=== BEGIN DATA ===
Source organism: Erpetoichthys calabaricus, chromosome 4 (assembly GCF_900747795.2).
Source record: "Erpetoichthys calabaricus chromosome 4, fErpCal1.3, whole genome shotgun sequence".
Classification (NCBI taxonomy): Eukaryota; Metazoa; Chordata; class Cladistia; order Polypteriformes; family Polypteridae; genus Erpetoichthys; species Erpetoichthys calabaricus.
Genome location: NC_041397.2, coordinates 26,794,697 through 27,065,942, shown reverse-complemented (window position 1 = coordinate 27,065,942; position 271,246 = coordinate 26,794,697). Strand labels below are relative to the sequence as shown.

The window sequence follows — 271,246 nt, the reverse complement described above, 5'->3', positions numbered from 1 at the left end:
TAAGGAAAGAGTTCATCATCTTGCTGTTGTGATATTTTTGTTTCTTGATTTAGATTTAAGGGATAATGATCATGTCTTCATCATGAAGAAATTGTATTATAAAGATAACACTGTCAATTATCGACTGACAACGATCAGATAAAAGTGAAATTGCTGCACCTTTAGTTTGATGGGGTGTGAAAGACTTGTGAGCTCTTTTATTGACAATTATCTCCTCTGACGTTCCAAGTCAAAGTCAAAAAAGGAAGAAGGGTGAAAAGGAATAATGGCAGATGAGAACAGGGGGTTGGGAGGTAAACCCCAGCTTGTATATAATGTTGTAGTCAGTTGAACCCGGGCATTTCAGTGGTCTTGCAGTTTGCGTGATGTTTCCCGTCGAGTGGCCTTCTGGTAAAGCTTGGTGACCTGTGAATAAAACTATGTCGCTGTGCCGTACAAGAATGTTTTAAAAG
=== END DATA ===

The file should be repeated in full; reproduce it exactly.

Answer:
Source organism: Erpetoichthys calabaricus, chromosome 4 (assembly GCF_900747795.2).
Source record: "Erpetoichthys calabaricus chromosome 4, fErpCal1.3, whole genome shotgun sequence".
Classification (NCBI taxonomy): Eukaryota; Metazoa; Chordata; class Cladistia; order Polypteriformes; family Polypteridae; genus Erpetoichthys; species Erpetoichthys calabaricus.
Genome location: NC_041397.2, coordinates 26,794,697 through 27,065,942, shown reverse-complemented (window position 1 = coordinate 27,065,942; position 271,246 = coordinate 26,794,697). Strand labels below are relative to the sequence as shown.

The window sequence follows — 271,246 nt, the reverse complement described above, 5'->3', positions numbered from 1 at the left end:
TAAGGAAAGAGTTCATCATCTTGCTGTTGTGATATTTTTGTTTCTTGATTTAGATTTAAGGGATAATGATCATGTCTTCATCATGAAGAAATTGTATTATAAAGATAACACTGTCAATTATCGACTGACAACGATCAGATAAAAGTGAAATTGCTGCACCTTTAGTTTGATGGGGTGTGAAAGACTTGTGAGCTCTTTTATTGACAATTATCTCCTCTGACGTTCCAAGTCAAAGTCAAAAAAGGAAGAAGGGTGAAAAGGAATAATGGCAGATGAGAACAGGGGGTTGGGAGGTAAACCCCAGCTTGTATATAATGTTGTAGTCAGTTGAACCCGGGCATTTCAGTGGTCTTGCAGTTTGCGTGATGTTTCCCGTCGAGTGGCCTTCTGGTAAAGCTTGGTGACCTGTGAATAAAACTATGTCGCTGTGCCGTACAAGAATGTTTTAAAAG